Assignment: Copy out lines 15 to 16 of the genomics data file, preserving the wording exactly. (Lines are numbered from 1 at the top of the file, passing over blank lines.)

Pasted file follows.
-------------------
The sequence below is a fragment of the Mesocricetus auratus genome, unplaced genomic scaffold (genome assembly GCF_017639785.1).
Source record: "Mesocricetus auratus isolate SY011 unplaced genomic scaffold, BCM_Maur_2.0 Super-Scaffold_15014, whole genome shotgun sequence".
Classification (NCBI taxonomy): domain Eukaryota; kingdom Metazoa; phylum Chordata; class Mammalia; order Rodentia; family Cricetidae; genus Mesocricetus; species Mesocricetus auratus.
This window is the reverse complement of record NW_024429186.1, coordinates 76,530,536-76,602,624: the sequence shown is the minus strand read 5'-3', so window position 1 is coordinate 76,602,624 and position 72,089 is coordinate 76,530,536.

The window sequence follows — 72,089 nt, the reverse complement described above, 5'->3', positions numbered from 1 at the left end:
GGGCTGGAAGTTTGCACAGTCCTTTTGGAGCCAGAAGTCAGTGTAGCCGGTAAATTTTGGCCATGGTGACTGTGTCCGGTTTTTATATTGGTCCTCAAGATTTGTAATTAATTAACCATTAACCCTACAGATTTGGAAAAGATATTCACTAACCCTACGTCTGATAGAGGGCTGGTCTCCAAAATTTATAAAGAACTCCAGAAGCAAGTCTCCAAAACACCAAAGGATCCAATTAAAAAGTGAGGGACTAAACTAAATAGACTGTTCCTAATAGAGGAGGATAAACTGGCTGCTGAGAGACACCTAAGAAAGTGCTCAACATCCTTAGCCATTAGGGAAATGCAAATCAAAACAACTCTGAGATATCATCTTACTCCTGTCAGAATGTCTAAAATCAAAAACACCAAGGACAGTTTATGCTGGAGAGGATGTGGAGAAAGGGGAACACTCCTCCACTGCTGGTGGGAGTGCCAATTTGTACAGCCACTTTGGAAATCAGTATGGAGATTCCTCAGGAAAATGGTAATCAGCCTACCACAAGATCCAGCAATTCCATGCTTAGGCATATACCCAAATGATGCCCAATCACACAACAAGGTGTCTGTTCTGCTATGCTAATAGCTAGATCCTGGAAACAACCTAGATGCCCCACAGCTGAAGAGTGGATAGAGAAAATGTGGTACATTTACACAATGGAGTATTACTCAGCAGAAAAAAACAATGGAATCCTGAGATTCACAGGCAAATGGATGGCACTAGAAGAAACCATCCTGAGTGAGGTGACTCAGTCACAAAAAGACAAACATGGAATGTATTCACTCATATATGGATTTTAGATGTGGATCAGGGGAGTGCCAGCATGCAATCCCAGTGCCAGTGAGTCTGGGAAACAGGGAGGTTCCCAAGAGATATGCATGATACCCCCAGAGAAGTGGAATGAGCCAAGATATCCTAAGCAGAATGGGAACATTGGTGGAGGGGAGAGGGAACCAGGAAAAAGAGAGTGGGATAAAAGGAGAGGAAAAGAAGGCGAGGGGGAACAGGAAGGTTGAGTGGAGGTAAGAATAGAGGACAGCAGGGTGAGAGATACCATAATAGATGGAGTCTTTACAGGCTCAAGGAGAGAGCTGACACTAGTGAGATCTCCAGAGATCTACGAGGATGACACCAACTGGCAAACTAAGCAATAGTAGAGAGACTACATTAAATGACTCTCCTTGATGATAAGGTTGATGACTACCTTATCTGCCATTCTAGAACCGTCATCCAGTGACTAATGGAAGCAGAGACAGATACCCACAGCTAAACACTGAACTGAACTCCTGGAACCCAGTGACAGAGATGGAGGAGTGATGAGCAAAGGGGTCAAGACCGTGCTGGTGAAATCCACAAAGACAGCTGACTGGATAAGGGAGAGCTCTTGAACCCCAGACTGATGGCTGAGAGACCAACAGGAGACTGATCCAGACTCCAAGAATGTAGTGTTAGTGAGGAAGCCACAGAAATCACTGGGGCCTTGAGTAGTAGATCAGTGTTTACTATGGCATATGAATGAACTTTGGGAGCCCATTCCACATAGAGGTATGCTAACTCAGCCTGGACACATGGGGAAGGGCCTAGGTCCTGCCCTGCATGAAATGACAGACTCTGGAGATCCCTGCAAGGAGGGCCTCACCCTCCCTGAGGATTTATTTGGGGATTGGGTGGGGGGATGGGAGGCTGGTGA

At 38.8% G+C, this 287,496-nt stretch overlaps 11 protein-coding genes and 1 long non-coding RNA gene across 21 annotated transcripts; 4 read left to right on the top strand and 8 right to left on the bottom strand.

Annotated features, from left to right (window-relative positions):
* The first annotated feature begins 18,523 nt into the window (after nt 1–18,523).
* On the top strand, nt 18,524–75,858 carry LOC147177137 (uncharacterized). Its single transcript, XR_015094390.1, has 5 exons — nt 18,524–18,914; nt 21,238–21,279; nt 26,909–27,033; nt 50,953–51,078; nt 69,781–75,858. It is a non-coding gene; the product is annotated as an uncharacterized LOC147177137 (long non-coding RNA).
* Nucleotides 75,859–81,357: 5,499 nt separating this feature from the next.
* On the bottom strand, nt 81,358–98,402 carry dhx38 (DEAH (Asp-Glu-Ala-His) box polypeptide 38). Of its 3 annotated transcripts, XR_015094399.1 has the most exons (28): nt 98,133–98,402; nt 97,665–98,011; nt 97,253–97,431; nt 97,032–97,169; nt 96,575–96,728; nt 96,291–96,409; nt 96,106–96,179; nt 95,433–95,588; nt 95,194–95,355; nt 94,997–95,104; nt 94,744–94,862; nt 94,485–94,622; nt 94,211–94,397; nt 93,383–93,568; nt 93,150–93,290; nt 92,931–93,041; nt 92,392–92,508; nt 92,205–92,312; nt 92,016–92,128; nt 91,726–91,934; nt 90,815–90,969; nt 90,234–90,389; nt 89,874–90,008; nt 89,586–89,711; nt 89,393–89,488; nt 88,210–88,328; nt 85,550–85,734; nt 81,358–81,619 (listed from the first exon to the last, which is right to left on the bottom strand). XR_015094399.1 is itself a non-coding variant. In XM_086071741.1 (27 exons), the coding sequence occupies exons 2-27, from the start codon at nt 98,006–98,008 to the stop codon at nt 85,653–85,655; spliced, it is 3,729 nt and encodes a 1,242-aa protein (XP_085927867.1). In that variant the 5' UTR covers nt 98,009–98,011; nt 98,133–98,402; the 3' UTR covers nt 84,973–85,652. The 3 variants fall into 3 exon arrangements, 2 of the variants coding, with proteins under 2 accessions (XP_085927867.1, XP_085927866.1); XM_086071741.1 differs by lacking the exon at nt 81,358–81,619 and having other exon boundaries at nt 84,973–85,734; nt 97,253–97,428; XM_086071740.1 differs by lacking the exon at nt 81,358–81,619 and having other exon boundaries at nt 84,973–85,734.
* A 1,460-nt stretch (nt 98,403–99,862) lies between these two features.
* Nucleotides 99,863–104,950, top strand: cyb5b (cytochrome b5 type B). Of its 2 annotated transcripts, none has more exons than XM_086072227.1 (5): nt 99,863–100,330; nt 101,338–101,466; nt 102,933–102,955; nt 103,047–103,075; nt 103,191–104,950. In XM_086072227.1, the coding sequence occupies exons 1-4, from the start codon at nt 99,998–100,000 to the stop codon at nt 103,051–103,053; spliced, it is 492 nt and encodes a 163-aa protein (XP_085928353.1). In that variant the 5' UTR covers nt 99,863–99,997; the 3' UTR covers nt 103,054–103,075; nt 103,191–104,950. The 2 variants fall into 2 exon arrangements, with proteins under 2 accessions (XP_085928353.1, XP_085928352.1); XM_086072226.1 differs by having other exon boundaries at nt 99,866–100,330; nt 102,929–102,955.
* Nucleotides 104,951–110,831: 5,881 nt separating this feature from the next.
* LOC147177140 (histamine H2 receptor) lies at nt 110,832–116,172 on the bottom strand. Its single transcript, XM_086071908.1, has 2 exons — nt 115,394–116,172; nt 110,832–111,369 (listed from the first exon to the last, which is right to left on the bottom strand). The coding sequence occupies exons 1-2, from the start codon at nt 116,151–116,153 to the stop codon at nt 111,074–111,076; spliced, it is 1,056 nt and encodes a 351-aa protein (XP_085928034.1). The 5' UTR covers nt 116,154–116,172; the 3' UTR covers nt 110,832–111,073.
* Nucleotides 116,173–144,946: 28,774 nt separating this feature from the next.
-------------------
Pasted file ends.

* Nucleotides 104,951–110,831: 5,881 nt separating this feature from the next.
* LOC147177140 (histamine H2 receptor) lies at nt 110,832–116,172 on the bottom strand. Its single transcript, XM_086071908.1, has 2 exons — nt 115,394–116,172; nt 110,832–111,369 (listed from the first exon to the last, which is right to left on the bottom strand). The coding sequence occupies exons 1-2, from the start codon at nt 116,151–116,153 to the stop codon at nt 111,074–111,076; spliced, it is 1,056 nt and encodes a 351-aa protein (XP_085928034.1). The 5' UTR covers nt 116,154–116,172; the 3' UTR covers nt 110,832–111,073.